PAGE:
Preliminary and critical design (phases B/C)

The design of the spaceborne deformable mirror was done in accordance with ESA standards (ECSS) and the technical requirements provided by AIRBUS. The mirror is made of 63 electrodes for a clear aperture closed to 90-mm diameter. The overall volume is included in a cylinder of 240-mm diameter and 100-mm height.

Fig. 6.

Overview of the spaceborne monomorph design (CAD)


During the phase of design and dimensioning, each elementary process (gluing, coatings, electrical contacting.) was qualified on numerous samples according to a rigorous test plan including thermal cycling tests, vacuum, humidity, vibrations. Low-outgassing materials compatible with space environments were selected according to criteria of table 3. At least, concerning the molecular and particular contamination, typical requirements of Earth observation programs were taken into account across the cleanliness plan defined for the manufacturing of the mirror.

Table 3.

Outgassing criteria for material selection

Mass of materialCVCM (%)RML (%)
> 100 grams< 0.01%.< 1 %
10 – 100 grams< 0.05%.< 1 %
< 10 grams< 0.1%.< 1 %

The mechanical dimensioning was realized with numerical models by rigorously applying ESA rules regarding the security factors and associated margins. Finite Element Models allowed an optimization of the overall design, especially the mass, the first eigen frequency and the robustness in regards to the random vibration environments. Final design presents a total mass lower than 2 kg and a first mechanical eigen frequency higher than 600 Hz.

The mechanical simulations show significant security margins regarding the vibration environments (table 4). These environments cover the European launchers, including Vega, Ariane 5 or Soyouz. The numerical results were confirmed by tests on two representative breadboards, showing consistency better than 3 % between measured and calculated frequencies (without recalibration of the models). At least, shaker testing was successfully realized to validate the random vibration environments on a representative breadboard at scale 1:1 of all the critical components (materials and processes) of upcoming qualification model.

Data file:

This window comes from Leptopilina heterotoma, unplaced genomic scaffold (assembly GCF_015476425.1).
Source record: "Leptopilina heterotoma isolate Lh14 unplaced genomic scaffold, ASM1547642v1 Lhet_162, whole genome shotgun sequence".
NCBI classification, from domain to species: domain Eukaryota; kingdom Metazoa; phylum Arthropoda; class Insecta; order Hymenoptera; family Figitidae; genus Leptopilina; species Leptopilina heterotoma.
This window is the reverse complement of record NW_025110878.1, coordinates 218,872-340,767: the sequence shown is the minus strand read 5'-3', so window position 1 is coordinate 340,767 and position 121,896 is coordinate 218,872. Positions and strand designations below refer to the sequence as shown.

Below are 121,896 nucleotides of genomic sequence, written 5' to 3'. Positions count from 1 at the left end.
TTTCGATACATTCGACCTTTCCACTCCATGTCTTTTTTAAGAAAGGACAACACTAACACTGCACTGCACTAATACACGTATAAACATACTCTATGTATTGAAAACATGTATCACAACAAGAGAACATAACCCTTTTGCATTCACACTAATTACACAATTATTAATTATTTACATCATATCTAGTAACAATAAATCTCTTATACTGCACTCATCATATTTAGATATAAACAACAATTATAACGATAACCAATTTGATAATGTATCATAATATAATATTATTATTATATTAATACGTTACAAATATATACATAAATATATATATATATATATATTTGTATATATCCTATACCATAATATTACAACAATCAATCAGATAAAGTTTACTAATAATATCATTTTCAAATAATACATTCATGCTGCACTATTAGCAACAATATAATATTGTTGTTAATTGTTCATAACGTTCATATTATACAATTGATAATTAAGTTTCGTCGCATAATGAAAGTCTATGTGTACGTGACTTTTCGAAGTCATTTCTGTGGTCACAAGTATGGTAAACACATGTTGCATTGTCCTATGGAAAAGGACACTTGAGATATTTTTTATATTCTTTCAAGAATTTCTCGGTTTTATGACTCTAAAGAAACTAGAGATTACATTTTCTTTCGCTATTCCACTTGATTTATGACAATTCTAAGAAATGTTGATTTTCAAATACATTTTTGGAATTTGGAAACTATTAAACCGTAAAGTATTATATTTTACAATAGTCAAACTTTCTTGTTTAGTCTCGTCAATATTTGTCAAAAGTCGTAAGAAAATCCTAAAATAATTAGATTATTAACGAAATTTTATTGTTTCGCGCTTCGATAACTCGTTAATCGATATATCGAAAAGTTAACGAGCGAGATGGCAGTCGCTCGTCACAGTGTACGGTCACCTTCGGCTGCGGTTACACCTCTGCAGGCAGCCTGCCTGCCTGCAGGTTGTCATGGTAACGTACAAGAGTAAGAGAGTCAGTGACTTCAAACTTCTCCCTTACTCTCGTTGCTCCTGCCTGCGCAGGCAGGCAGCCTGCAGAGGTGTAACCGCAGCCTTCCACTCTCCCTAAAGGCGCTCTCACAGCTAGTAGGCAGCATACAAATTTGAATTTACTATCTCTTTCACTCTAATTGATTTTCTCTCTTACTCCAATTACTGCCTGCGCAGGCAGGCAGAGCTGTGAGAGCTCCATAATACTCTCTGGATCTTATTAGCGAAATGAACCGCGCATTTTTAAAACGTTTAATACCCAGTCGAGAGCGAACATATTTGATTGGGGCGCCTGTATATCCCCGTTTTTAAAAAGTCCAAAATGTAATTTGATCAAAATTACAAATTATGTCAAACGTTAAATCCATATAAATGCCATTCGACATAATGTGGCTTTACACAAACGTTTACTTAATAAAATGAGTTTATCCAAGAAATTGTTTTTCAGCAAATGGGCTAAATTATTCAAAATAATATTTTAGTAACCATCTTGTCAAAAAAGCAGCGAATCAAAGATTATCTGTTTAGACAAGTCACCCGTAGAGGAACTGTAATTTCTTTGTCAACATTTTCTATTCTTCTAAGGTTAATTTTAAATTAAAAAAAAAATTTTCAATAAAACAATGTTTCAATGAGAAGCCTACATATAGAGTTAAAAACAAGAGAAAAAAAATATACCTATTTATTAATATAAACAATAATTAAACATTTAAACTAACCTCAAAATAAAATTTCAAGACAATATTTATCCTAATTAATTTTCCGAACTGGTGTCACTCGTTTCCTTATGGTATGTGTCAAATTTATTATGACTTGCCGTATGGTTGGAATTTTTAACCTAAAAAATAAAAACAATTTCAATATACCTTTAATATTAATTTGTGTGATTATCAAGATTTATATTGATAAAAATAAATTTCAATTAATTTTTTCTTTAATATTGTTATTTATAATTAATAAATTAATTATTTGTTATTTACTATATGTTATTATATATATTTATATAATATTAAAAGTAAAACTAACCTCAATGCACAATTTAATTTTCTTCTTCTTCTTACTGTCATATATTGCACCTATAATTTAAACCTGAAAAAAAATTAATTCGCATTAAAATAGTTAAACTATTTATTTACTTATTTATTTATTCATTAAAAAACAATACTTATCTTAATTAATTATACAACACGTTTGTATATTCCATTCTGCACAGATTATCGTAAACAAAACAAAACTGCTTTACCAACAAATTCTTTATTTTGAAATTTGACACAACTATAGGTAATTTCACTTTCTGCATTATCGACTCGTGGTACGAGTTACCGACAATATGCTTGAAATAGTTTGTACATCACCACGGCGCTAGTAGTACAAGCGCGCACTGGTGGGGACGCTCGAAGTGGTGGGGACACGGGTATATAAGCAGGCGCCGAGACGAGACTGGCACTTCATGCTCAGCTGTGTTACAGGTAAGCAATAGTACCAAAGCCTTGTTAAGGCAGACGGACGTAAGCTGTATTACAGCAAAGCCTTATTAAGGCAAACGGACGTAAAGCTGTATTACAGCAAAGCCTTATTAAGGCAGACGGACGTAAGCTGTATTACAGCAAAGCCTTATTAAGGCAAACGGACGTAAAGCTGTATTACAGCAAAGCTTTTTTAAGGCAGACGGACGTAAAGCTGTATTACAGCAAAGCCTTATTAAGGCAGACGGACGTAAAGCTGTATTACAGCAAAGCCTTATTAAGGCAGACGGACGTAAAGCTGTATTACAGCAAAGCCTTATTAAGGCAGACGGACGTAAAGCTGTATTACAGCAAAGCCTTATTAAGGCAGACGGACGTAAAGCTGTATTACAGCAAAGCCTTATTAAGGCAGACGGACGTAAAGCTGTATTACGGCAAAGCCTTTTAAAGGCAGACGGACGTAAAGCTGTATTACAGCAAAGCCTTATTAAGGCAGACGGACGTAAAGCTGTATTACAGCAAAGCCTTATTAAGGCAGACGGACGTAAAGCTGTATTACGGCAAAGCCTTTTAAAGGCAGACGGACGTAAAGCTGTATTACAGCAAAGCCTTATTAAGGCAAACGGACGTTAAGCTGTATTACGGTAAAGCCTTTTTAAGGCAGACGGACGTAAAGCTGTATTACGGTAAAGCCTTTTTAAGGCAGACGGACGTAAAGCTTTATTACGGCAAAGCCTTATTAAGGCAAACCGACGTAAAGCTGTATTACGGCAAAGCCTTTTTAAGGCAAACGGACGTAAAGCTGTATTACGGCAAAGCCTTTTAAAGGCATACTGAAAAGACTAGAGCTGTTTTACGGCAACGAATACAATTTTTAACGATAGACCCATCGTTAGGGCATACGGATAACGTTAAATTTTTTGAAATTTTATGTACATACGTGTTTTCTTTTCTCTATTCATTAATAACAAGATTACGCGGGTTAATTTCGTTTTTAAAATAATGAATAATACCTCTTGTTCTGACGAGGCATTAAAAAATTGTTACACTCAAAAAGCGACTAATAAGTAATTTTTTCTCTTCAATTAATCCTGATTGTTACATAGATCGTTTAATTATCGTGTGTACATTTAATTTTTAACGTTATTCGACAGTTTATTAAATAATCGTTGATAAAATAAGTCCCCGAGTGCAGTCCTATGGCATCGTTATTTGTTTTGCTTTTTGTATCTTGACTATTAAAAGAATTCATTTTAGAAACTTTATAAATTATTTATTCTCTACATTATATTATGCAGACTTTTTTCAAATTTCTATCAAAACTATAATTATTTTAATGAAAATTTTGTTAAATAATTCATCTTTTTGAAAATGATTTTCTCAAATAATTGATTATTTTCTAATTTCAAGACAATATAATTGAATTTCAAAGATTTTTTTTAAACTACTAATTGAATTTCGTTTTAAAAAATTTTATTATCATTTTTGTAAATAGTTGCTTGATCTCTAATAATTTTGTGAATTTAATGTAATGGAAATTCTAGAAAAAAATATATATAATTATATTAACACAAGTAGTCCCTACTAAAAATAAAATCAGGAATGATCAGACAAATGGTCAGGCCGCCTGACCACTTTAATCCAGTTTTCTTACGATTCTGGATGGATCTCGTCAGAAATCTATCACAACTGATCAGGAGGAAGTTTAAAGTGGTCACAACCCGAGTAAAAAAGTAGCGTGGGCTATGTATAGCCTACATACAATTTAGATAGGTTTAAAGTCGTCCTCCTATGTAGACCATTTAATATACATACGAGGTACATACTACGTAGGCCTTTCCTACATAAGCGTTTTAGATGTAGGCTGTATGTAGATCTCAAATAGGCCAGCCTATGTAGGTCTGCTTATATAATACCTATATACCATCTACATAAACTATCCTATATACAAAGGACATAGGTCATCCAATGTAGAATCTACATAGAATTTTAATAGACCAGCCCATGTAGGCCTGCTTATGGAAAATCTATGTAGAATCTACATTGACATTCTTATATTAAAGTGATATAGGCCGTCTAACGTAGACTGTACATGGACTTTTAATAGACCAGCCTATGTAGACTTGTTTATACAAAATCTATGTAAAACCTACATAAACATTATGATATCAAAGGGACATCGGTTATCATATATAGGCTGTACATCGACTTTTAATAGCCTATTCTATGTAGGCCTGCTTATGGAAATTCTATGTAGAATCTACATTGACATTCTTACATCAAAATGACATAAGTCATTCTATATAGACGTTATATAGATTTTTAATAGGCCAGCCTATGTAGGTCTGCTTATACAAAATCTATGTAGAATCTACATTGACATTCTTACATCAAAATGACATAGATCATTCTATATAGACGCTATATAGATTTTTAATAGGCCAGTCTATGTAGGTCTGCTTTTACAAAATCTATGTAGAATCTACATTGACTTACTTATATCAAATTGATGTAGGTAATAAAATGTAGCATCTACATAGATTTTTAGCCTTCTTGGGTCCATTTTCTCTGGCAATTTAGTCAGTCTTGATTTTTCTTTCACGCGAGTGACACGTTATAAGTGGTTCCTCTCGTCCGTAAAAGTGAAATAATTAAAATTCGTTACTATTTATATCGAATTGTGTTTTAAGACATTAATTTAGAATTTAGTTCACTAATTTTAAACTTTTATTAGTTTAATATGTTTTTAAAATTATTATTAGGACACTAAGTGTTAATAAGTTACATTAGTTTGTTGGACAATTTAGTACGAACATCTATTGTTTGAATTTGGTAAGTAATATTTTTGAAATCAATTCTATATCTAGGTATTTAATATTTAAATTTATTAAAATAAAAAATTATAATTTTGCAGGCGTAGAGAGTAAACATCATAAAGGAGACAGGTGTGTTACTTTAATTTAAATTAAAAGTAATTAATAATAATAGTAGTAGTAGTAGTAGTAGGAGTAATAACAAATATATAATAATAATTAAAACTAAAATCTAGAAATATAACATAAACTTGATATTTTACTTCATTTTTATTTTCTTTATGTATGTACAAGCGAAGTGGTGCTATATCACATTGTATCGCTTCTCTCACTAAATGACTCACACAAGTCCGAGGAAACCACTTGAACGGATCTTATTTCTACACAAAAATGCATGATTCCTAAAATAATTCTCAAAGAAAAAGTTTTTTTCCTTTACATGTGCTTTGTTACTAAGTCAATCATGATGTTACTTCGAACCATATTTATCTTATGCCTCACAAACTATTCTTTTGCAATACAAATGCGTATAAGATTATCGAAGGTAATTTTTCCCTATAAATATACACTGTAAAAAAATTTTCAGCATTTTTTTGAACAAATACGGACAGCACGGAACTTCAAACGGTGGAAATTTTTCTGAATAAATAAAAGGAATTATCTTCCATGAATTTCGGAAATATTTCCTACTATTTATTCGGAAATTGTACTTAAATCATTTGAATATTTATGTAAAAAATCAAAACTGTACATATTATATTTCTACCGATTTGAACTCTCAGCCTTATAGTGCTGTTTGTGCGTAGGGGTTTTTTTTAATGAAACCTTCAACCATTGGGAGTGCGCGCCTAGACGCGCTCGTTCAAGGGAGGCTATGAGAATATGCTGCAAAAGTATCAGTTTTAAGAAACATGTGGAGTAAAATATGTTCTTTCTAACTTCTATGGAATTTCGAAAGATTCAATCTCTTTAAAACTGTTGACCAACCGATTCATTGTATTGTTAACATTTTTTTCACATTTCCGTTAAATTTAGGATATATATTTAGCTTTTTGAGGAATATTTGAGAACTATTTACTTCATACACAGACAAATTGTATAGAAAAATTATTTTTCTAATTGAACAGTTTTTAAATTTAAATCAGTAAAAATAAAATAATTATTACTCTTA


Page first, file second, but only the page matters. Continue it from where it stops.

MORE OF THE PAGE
Table 4.

Random vibration levels

Regarding the thermal environments, non-operational temperature range was fixed to -15C / +50C and the operational temperature specified at 20C ± 2C. These operational temperature values do not represent a limit for the monomorph technology as the functional properties of the selected piezoelectric ceramics were characterized by test at CILAS, showing extremely stable properties in the range in the range of -30C / +30C.

The dimensioning of the mirror considers maximum voltages of ±150V to drive the mirror. This limit is not intrinsically imposed by the monomorph technology but by the associated space electronic driver (which is deported) in order to limit its volume, mass and dissipation. This space electronics is under development by AIRBUS. The mirror itself does not include proximity electronics and is not submitted to any internal heat dissipations during operation.

Regarding the performances, the response time of the mirror is very fast (typically a hundred of μs) with a bandwidth limited by the first mechanical eigen frequency (higher than 600 Hz). The instantaneous maximum stroke at ±150V is closed to ±25 μm PtV. These parameters (stroke and temporal performances) were validated by tests on a representative breadboard, showing a perfect coherence with expectations and theoretical models. Ultimate correction ability in closed loop is given in figure 7.

Fig. 7.